Washington, D.C. Feature


I Heart Lincoln Walk

President Abraham Lincoln spent the final four years of his life in the nation's capital. During his time here, he left a lasting imprint on the entire city, particularly on the buildings where he lived and worked and at the theater where he lost his life. Today, you can visit many of the sites that best preserve the memory and ideals of this American hero.

The Scene of the Crime

Start your tour at Ford's Theatre, the site of Lincoln's assassination. On Good Friday, April 14, 1865, John Wilkes Booth, an actor, shot Lincoln in the head while the president and the first lady were seated in the Presidential box. There's a museum below the theater that explains how Booth and his coconspirators planned the murder. Across the street is the Petersen House, where Lincoln died the next day.

The Road to the White House

Leave the museum and head right (south) on 10th Street NW. Turn right on E Street NW, which becomes Pennsylvania Avenue at 13th Street, and then continue walking past Freedom Plaza to the Willard Intercontinental Hotel, which has been on this location since 1847. Lincoln and his family stayed here prior to his first inauguration. In the hotel's History Gallery, the president's hotel bill is on display.

From the Willard, go north on 14th Street for six blocks. You'll pass the White House Gift Shop (1440 New York Ave. NW) on your right side, where you can stop to buy some Lincoln memorabilia, then continue north past Franklin Square on your right, and make a left on L Street NW, then a right on Vermont Avenue to the Lincoln Restaurant (1110 Vermont Ave. NW). This upscale diner has tables and floors embedded with more than a million Lincoln pennies. The menu includes the 16th president's favorite foods—oysters, gingerbread, and chicken fricassee.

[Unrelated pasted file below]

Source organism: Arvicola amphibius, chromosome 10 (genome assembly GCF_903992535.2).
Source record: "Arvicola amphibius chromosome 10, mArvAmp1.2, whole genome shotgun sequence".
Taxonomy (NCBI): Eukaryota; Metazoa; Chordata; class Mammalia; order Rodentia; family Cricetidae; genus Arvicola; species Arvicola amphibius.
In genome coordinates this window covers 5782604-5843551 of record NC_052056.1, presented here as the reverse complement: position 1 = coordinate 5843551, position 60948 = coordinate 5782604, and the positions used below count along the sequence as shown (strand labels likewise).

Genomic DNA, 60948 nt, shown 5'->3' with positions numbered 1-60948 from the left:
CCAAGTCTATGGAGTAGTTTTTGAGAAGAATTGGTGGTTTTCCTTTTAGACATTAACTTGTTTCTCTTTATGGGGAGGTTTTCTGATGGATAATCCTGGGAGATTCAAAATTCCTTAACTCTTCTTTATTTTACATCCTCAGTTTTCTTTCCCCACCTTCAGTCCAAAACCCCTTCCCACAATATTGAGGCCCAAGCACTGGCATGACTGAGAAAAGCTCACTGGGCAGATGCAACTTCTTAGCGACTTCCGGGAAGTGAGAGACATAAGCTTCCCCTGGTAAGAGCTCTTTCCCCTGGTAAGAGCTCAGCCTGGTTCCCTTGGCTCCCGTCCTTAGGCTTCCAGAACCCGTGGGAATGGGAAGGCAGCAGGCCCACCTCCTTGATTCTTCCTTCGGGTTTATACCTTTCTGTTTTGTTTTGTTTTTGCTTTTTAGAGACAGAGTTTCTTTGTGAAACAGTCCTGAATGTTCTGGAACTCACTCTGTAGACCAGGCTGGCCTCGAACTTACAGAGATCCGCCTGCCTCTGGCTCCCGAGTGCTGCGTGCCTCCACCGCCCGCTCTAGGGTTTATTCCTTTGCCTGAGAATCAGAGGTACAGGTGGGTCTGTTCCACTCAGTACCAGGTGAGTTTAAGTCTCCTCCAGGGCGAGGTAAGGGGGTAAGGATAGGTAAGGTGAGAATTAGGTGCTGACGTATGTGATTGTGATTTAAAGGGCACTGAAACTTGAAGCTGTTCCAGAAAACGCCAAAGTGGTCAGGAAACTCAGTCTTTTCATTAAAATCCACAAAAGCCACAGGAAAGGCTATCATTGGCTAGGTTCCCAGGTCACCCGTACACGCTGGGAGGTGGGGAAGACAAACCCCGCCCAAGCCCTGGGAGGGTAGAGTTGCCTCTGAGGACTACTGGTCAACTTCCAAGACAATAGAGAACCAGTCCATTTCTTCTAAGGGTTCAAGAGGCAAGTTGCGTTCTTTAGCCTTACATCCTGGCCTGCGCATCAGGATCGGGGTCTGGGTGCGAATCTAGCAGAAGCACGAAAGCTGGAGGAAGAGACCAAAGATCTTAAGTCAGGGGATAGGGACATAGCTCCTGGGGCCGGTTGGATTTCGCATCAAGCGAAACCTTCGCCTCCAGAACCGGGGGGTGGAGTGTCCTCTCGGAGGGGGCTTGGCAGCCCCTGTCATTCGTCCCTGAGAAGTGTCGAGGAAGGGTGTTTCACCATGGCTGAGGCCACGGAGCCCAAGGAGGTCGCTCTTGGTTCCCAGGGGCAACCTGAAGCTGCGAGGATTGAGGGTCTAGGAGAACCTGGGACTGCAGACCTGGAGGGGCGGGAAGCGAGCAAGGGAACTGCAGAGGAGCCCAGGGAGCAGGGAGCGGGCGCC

After a rest, walk south on Vermont Avenue, and turn off onto 15th Street heading south. Walk three blocks, and turn right onto Pennsylvania Avenue; enter Lafayette Park to see the White House. Lincoln moved in on March 4, 1861, soon after his inauguration. His wife, Mary Todd Lincoln, extensively renovated and redecorated the "shabby" house when she moved in, running up some very high bills in the process.

"A government of the people, by the people, for the people . . ."

Leave Lafayette Park and the North Lawn of the White House to walk right (south) on 15th Street NW. Walk three blocks, with the grounds of the White House on your right, until you arrive at the National Mall. Go one block and enter the grounds of the Washington Monument. Walk up and over the hill toward the World War II Memorial, and continue along the Reflecting Pool toward the Greek temple–like Lincoln Memorial, at the other end. In this work, not dedicated until 1922, Lincoln sits immortalized. On the walls, Lincoln's Gettysburg Address is preserved in its entirety, facing his Second Inaugural Address.

If you're lucky enough to arrive in the evening, you'll see the lights on the National Mall create some stunning vistas. Rest a while to reflect on Lincoln's achievements.

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